Many steps to go in gay marriage debate

Paul Osborne, AAP Senior Political Writer


* Laws to allow a compulsory plebiscite go back to parliament this week for a vote. The key to its success will be the Nick Xenophon Team changing its position and backing the government. NXT opposes a plebiscite, but if the alternative is a voluntary postal vote it may put pressure on the party to back the compulsory vote.

* If the plebiscite bill fails again, the government will start work on a voluntary postal vote.

* If the bill succeeds and the plebiscite is passed by a majority of Australians, a private member's bill to change the Marriage Act will be brought to parliament and all MPs will have a free vote on it. The numbers are expected to be there for the law change to go through.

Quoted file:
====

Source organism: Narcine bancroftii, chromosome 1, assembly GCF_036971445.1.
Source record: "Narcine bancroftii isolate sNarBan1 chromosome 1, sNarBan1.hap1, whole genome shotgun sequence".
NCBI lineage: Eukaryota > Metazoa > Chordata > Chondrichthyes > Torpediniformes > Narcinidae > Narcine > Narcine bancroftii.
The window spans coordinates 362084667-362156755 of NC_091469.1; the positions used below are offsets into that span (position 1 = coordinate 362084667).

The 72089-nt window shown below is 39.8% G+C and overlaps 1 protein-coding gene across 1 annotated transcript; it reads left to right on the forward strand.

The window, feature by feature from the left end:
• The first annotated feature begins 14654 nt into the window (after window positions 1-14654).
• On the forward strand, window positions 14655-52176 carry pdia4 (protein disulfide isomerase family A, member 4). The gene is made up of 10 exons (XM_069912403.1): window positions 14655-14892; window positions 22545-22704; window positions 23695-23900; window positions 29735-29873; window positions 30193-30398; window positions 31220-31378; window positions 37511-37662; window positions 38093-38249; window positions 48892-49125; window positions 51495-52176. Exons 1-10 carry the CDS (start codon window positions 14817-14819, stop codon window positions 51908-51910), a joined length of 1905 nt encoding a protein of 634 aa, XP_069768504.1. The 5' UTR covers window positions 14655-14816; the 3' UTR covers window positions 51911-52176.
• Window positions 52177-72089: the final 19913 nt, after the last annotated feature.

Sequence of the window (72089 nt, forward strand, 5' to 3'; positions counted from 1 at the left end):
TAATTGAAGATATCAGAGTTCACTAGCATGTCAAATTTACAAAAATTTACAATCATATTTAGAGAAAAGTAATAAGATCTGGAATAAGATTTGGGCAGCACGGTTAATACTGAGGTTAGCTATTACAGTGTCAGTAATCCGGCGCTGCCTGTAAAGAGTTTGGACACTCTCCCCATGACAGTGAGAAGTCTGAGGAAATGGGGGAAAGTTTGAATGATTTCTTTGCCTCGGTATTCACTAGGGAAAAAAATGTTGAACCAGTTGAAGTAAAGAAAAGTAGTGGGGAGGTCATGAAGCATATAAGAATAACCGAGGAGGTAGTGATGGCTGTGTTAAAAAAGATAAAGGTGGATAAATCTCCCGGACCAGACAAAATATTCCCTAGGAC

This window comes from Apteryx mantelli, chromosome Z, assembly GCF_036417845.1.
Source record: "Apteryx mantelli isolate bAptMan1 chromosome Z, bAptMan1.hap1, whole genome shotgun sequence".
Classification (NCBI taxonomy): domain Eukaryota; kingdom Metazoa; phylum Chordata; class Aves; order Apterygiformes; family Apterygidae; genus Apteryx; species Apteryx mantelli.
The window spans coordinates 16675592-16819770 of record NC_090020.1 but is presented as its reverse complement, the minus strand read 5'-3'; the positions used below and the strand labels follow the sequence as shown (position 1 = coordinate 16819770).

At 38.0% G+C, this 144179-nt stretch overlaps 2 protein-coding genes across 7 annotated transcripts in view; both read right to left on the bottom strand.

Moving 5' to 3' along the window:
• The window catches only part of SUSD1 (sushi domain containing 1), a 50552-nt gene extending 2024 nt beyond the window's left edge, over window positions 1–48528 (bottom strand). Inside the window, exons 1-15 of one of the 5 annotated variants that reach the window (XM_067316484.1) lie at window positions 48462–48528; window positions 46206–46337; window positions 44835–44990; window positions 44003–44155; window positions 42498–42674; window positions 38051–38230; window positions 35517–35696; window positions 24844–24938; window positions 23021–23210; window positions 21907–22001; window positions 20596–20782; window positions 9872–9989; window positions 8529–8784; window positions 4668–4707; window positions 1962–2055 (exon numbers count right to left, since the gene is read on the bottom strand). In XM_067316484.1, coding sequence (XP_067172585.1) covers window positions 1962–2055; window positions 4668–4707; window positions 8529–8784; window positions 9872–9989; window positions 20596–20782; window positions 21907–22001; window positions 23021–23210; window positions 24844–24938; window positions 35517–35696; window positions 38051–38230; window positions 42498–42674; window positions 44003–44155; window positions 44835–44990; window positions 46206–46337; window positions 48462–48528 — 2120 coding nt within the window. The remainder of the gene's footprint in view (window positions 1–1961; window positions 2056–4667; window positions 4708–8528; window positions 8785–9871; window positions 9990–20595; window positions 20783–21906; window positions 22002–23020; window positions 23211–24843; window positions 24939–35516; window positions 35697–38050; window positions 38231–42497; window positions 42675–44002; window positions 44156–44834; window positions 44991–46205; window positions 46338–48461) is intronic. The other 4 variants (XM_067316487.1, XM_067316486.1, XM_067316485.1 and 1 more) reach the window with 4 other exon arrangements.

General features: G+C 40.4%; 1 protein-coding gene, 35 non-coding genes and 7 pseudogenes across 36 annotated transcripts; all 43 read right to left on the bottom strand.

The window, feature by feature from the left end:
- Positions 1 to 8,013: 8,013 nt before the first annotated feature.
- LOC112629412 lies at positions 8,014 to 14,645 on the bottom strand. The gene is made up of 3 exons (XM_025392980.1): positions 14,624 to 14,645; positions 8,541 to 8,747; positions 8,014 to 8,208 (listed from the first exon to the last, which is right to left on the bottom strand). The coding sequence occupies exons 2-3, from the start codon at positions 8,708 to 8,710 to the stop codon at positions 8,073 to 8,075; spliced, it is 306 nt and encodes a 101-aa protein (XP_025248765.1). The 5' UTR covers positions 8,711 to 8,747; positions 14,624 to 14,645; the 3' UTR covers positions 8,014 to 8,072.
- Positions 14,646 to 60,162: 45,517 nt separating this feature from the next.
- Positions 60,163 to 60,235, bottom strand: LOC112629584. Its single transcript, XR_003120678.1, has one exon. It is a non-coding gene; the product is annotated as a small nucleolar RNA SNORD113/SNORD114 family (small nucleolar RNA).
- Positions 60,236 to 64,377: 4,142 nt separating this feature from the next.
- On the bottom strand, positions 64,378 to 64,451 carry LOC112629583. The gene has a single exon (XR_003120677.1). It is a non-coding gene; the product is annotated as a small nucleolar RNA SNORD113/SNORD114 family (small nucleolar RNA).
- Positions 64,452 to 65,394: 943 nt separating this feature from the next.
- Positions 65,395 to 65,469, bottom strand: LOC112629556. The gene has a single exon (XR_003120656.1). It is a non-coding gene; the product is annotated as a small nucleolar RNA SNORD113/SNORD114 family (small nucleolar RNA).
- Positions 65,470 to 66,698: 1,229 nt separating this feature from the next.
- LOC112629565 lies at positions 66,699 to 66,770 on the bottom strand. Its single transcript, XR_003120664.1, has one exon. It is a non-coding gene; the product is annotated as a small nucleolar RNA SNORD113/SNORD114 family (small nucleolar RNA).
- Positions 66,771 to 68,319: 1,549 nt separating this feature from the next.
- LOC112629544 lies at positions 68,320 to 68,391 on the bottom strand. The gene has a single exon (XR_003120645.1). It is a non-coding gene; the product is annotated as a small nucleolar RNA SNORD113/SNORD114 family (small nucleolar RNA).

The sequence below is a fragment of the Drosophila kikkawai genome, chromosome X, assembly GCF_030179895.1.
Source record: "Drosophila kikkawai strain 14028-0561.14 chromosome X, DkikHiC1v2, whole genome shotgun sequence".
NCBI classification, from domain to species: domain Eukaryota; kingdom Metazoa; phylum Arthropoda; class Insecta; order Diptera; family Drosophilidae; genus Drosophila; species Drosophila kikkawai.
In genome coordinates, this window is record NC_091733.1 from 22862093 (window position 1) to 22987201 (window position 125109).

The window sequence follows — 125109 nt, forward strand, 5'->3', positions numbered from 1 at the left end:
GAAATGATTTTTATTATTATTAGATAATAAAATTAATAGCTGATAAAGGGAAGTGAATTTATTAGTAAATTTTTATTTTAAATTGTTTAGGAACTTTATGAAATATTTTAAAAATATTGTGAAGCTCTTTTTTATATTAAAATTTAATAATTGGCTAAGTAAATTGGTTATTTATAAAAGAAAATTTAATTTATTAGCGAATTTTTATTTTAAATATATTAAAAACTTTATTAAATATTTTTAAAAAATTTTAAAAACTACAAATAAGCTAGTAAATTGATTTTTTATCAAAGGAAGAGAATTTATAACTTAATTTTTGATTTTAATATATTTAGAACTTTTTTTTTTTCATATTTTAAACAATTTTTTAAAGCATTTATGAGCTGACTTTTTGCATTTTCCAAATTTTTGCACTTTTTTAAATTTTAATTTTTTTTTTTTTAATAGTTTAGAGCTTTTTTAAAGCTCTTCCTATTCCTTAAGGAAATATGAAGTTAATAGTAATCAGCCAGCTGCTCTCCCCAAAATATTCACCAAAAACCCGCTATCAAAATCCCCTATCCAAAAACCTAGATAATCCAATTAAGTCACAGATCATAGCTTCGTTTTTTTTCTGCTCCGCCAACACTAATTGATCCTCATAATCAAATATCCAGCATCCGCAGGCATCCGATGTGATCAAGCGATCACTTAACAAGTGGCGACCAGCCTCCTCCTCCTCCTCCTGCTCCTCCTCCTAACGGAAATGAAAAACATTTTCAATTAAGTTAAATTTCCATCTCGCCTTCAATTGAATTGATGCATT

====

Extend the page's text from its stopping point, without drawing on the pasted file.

* If the bill succeeds and the plebiscite vote is a majority "no", the government won't support a marriage amendment bill to go forward, or another national vote. If Labor wins the next election it would legislate.

* The postal vote would likely be held before the end of 2017 and, if passed, the government would bring a private member's bill to parliament to change marriage laws. The details of the ballot have not been decided, but the government has advice it is within the constitution.

* Gay marriage advocates have advice a postal ballot is unconstitutional and would seek to challenge it in the High Court once the details and legal framework are known. This could delay the postal ballot outcome and the marriage bill coming to parliament.

* Labor has discussed the private member's bill drafted by WA senator Dean Smith and is happy with its wording. Labor members are allowed a conscience vote on the bill and only a handful will oppose it in the lower house and Senate.